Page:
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Navigation brings me to the first digital gadget: my Swiss army knife with altimeter. (This was a gift from my dad a few years ago.) Thermometer, stopwatch, etc. are naturally useful functions, but the air pressure-based altimeter built into this multi-tool knife is an essential navigation device in the mountains. When lost in fog or walking through snow more than once I’ve found the trail again by using the altimeter to determine whether the missing trail must be above me or below. Most people underestimate the value of an altimeter; it can be a life-saver. That aside, the Swiss army knife is also pretty useful for cutting…

Extra battery: smartphones use up battery very quickly, and mine is no exception. I’m writing all my blog entries on the smartphone and uploading them via wifi or mobile internet, listening to music and audiobooks, and communicating. Above all, when tracking my path via GPS, the battery is dead after 10 hours. Luckily the “power bank” provides up to four full charges; essential when sleeping in the tent. However, after about three years of service, and perhaps also caused by the especially intense usage on this trip, it seems to be losing its storing capacity gradually.

Extra phone: for emergencies, and for countries where I had a local SIM card in addition to my German one , I brought a second, “dumb” phone. I think the few grams of extra weight are worth the extra safety and functionality.

Headlamp: forget flashlights; you want your hands to be free for carrying stuff, running, cutting food for dinner, etc. So I spent a fair amount of money on a very good LED headlamp by Black Diamond, which has various nifty functions: a strong main beam, a more diffuse light for reading, a red light which is harder for others to see and which doesn’t attract mosquitoes. It’s dimmable and the batteries should last up to 300 hours, and perhaps they do; but I wouldn’t know, because mine are always empty quickly. The reason is that the manufacturer – stupidly – did not think of adding an on/off-lock! That is, if it is locked “off”, by posting the main button long enough, you only have to press on the main button long enough again, and it will switch on. Therefore it easily switches itself on under any pressure in the rucksack, and has burnt away endless hours of battery life just shining amidst my clothes and stuff during the day. What a waste.

Ebook reader: I love paper, but to carry all that I wanted to read on this trip would have meant carrying a few extra kilos. So I switched over to the digital side, with a reader that’s not a kindle, because I didn’t want to be trapped in the Amazon universe. Very happy so far.

That’s it!

Have a nice day everyone,
Phil

Tag 63 / Salso Moréno-Isola

Die Start- und Endpunkte der heutigen Etappe mögen zwar gar nicht nach Frankreich klingen, sie klingen sehr italienisch, aber ich bin gewiss in Frankreich. Von meinem Zeltplätzchen im Gebirge nahe an der italienischen Grenze  ging es morgens hinab ins Tal der Tinée, und danach den ganzen Tag am diesem Flüsschen entlang.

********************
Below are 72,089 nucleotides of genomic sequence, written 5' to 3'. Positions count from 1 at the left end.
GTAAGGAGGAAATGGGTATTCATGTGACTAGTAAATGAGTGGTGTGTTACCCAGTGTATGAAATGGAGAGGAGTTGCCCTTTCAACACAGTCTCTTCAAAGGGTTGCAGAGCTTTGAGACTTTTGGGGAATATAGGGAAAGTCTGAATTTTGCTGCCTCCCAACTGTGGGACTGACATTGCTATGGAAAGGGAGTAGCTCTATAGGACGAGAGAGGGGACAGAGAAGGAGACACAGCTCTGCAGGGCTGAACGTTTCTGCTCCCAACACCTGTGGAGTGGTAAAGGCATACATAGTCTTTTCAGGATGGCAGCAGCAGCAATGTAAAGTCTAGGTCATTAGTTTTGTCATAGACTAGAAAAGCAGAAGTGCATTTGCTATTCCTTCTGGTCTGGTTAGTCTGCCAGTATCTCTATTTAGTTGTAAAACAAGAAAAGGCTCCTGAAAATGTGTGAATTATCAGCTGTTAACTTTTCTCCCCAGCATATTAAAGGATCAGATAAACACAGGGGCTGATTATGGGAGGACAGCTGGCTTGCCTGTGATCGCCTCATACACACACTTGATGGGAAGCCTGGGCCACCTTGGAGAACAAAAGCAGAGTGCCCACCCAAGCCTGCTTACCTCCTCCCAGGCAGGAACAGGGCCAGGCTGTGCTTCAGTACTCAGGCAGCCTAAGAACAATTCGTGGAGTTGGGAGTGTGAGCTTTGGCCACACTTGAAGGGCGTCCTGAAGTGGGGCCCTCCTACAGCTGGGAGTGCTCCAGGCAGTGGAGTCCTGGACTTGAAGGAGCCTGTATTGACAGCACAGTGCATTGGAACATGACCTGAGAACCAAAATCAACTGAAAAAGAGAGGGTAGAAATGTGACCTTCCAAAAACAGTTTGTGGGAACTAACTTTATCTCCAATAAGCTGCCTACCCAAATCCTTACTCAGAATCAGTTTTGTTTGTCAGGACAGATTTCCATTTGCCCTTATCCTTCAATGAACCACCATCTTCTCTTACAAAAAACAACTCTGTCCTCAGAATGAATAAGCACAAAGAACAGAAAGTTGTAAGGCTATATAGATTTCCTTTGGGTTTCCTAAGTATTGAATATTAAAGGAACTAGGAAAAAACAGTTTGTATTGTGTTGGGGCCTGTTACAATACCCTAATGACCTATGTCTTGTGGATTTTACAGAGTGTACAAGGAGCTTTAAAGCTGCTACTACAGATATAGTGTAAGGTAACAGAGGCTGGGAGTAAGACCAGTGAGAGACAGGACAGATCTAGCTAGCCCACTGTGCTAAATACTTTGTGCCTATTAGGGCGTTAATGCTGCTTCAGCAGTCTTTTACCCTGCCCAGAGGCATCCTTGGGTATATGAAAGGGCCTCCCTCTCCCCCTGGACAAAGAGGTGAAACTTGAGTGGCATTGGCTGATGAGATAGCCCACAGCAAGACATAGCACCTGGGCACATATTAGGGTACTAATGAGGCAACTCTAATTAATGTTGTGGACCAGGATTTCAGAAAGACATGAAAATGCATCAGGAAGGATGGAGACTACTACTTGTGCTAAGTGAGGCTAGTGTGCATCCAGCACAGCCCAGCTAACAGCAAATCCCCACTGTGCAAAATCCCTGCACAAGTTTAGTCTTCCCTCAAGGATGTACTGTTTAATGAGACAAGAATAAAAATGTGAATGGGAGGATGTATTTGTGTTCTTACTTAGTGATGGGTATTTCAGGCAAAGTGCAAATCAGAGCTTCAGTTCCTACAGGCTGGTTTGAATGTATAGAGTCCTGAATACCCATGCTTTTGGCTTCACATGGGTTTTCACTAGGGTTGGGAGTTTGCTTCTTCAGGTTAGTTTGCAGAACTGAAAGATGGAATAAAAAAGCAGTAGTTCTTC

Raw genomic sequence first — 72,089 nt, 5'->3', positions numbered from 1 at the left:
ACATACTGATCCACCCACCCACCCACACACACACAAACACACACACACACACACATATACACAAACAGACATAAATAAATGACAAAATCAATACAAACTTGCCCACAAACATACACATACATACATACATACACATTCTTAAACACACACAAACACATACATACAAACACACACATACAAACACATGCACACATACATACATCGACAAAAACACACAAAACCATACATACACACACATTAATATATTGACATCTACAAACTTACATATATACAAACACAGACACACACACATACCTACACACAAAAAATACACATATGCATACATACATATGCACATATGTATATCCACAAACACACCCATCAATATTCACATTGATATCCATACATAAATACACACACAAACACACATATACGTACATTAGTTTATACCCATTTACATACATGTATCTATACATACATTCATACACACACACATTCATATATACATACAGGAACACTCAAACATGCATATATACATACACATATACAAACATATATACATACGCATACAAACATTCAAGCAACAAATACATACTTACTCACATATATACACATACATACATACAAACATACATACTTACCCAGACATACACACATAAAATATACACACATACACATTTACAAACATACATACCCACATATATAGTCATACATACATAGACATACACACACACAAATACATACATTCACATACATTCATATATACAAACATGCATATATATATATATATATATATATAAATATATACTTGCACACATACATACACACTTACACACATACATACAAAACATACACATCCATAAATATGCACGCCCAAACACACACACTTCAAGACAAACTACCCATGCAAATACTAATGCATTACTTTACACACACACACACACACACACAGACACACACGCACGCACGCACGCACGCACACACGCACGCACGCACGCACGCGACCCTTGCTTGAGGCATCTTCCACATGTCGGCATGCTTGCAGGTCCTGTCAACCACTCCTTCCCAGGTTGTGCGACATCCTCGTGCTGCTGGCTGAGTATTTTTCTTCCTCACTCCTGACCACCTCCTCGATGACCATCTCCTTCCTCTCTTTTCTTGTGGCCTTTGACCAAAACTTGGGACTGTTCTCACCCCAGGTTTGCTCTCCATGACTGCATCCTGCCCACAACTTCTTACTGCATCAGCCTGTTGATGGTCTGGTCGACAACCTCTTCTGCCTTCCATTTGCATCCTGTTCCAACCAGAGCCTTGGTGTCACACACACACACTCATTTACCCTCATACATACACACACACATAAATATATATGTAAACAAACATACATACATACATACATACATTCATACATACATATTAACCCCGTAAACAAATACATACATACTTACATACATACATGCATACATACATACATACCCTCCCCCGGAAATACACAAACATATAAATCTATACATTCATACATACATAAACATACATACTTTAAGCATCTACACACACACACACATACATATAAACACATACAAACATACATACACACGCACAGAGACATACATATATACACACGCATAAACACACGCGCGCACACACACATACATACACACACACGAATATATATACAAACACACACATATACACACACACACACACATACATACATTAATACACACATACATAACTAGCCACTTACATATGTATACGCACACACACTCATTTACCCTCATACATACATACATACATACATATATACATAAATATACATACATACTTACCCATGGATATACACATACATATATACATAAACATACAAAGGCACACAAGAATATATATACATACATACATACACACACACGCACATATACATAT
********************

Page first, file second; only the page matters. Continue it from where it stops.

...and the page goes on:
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Morgen im Hochtal Salso Moréno

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Römerbrücke

Die Tinée fließt unweit von Nizza, nach ihnen Zusammenfluss mit dem Fluss Var, ins Mittelmeer. ab jetzt könnte ich also diesem Tal weiter folgen bis fast ans Ziel. Würde das aber bedeuten, wie heute fast nur auf Asphalt eine Hauptstraße entlang zu laufen, hätte ich eher weniger Lust auf diese Variante; zudem habe ich ja noch vor Nizza den Schlenker nach Monaco vor, was östlich von Nizza liegt. Mal sehen, welche Auskünfte über mögliche Routen mir die Landkarte geben kann, die ich morgen früh kaufen will. Heute konnte ich keine erstehen weil Sonntag war.

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Wandern in Südfrankreich, mit Baguette

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Das Ziel ist schon ausgeschildert

Ab St Étienne de Tinée wurde an der Landschaft immer deutlicher, wie weit südlich ich schon bin. Die Dörfer und die Südhänge wirken schon mediterran, die Nordhänge und die Berggipfel oben noch alpin; der Wind heute war warm. Es ist echt schön hier und ich würde die letzten Tage der Wanderung noch mehr genießen, wenn da nicht mein rechtes Schienbein wäre, dessen Schmerz (ob nun von Sehnenentzündung oder Ermüdungsbrüchen herrührend, was unklar ist) nicht nachlassen will. Aber er ist auszuhalten, und so kurz vorm Ziel werde ich deshalb wohl nicht schlapp machen.

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St Étienne de Tinée

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Dorf im Tal der Tinée

Heute Nacht zelte ich kurz vor dem Ort Isola, am Ufer der Tinée. Hier ist der Abend mild und angenehm; ganz so, wie ich mir etwas mehr von diesem Sommer vorgestellt hätte. Aber auch einen regnerischen und kühlen Sommer übersteht man, und die Belohnung, das Mittelmeer, winkt schon…

Amitiés,
Phil

Day 62 / Rifugio Campo Base-Salso Moréno

After a night in the architecturally rather strange Rifugio Campo Base (it used to be some sort of military facility) today I left Italy again, probably (really) for the last time. I wouldn’t have minded spending some more time in the Valle Maira, though; it was really very pretty there, with small blue lakes and high towering rock crags. But I want to get to Nice to finally give my body and above all my one aching leg a rest.

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Valle Maira in the morning

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Back in France: view to the Val Fouranne